One factor that may play a large role in whether Congress decides to proceed with these next rounds of federal cuts is the limited role that the Tea Party now plays within the Republican Party’s governing coalition. Establishment Republicans were able to fend off surging Tea-Party challengers in their primary elections. This element of the midterm elections is significant because as we now consider the present makeup of Republican legislators in Congress, they no longer face the same pressures forcing them to adopt extreme bargaining positions during policy negotiations with those on the other side of the aisle. The nonpartisan Congressional Budget Office estimated that keeping the spending cuts from sequestration would cost up to 1.6 million jobs. But not only were jobs eliminated and many others placed on unpaid leave or even furloughed, but programs such as those created to provide the unemployed with certain skills and tools to make them more employable have been forced to shut down.

Another major purpose of the sequestration program was to limit the ability of the president to further advance his political agenda. By systematically denying federal agencies adequate funding, their ability to implement the strategic vision, programming and projects instigated by the White House becomes even more constrained.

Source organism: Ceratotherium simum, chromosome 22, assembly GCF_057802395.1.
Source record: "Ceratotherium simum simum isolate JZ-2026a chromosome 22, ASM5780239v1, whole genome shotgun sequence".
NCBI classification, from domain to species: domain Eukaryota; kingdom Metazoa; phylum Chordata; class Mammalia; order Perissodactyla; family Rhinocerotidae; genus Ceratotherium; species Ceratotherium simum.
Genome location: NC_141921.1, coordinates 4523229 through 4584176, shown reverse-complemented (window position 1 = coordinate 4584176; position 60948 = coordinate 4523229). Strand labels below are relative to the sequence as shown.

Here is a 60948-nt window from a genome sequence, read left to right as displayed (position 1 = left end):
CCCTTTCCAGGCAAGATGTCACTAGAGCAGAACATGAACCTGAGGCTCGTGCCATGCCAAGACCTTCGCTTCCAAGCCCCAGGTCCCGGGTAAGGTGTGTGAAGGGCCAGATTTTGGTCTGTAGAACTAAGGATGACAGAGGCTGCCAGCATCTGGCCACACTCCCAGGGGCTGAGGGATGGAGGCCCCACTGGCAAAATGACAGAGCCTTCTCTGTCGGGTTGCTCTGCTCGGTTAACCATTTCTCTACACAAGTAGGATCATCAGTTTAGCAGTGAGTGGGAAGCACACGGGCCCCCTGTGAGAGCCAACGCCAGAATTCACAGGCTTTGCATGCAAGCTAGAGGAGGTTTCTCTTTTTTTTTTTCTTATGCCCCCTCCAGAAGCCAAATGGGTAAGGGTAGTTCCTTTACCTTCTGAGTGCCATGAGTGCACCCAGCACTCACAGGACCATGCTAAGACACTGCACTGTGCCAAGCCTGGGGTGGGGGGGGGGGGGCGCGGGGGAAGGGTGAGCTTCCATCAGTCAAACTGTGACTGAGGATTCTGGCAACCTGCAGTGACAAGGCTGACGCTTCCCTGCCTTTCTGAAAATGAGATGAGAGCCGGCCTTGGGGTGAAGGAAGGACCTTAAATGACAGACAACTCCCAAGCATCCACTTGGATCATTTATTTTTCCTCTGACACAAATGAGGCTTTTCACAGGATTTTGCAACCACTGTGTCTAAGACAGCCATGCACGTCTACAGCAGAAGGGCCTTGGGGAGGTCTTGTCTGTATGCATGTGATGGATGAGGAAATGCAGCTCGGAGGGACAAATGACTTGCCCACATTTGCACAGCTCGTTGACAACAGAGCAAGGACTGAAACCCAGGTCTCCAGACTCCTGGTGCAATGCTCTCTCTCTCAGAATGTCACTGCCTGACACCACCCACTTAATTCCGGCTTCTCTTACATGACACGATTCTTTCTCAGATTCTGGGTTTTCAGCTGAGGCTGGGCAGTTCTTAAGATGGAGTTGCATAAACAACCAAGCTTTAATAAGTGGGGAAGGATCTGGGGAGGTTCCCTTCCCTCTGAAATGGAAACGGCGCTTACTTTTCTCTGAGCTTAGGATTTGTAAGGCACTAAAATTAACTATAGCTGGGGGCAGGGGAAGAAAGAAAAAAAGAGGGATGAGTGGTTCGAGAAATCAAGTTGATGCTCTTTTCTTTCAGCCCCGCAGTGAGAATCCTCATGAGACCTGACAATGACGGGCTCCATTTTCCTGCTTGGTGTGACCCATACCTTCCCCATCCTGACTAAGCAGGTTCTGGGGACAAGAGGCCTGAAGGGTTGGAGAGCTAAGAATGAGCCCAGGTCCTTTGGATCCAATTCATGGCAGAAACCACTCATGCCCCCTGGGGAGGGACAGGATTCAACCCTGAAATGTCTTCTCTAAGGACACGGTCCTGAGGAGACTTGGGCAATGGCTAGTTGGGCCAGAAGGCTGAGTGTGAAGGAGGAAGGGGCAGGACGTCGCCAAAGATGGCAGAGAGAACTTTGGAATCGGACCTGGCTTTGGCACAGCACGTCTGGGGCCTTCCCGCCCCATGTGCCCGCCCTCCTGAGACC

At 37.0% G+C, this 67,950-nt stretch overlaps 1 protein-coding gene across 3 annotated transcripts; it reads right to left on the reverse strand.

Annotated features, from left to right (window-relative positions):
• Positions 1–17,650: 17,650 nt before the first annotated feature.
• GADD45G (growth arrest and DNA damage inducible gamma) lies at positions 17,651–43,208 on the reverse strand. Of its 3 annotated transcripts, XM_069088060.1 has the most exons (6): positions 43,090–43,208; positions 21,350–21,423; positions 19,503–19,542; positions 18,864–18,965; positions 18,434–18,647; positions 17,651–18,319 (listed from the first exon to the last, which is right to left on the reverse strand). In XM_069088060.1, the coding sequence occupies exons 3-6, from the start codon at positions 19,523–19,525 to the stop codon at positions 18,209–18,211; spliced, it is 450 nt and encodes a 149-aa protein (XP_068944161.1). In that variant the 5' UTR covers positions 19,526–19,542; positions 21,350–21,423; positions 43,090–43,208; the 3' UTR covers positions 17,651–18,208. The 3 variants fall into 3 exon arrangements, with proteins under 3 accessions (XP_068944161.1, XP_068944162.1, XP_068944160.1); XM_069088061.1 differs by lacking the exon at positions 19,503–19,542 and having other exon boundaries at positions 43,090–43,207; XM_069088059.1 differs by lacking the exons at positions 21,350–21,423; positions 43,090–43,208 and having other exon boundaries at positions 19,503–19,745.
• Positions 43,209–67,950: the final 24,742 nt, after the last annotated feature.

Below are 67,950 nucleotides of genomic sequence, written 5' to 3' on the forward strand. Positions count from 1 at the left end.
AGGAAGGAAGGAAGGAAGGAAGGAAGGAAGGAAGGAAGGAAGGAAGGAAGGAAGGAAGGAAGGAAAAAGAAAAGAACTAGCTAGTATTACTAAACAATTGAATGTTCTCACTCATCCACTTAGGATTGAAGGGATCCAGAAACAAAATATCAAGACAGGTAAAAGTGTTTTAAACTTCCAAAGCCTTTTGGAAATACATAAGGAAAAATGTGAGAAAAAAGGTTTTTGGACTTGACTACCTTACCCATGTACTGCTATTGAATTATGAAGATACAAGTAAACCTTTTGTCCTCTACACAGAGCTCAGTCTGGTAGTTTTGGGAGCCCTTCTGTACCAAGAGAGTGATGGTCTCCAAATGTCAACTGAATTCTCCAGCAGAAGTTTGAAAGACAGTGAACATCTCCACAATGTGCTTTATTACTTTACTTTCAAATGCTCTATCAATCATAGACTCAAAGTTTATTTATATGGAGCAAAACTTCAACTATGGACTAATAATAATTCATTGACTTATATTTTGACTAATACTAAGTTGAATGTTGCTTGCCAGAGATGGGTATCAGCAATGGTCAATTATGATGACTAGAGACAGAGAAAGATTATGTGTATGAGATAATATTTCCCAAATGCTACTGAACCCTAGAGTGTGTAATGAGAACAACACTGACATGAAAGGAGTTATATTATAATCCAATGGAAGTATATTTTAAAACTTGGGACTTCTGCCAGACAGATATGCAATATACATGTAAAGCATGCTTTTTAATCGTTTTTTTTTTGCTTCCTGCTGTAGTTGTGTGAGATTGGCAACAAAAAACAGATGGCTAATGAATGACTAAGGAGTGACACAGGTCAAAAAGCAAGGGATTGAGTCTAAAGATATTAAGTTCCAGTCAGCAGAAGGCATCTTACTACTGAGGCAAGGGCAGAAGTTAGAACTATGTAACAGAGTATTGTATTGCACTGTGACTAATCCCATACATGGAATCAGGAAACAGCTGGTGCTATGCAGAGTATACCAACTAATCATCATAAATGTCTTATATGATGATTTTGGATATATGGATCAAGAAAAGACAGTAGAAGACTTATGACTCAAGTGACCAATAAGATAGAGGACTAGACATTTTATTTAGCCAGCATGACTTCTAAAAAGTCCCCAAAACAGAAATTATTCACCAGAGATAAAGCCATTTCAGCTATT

Republicans in 2009 viewed sequestration from their vantage point as the minority party in government. Democrats during this period controlled both the White House as well as the Senate chamber of Congress, while Republicans held their majority within the House of Representatives. Though their bargaining power appeared weak, Republicans still held much leverage over issues pertaining to the federal budget due to powers granted them by the Constitution. Article 1, Section 1, of the Constitution states that, “all bills raising revenue shall originate in the House of Representatives.” This “power over the purse,” gives the House a considerable advantage over matters dealing with federal funding. Since such bills must emerge from the House, the majority party within this particular institution is uniquely positioned to greatly influence what these bills will eventually look like as they emerge from this lower chamber of Congress.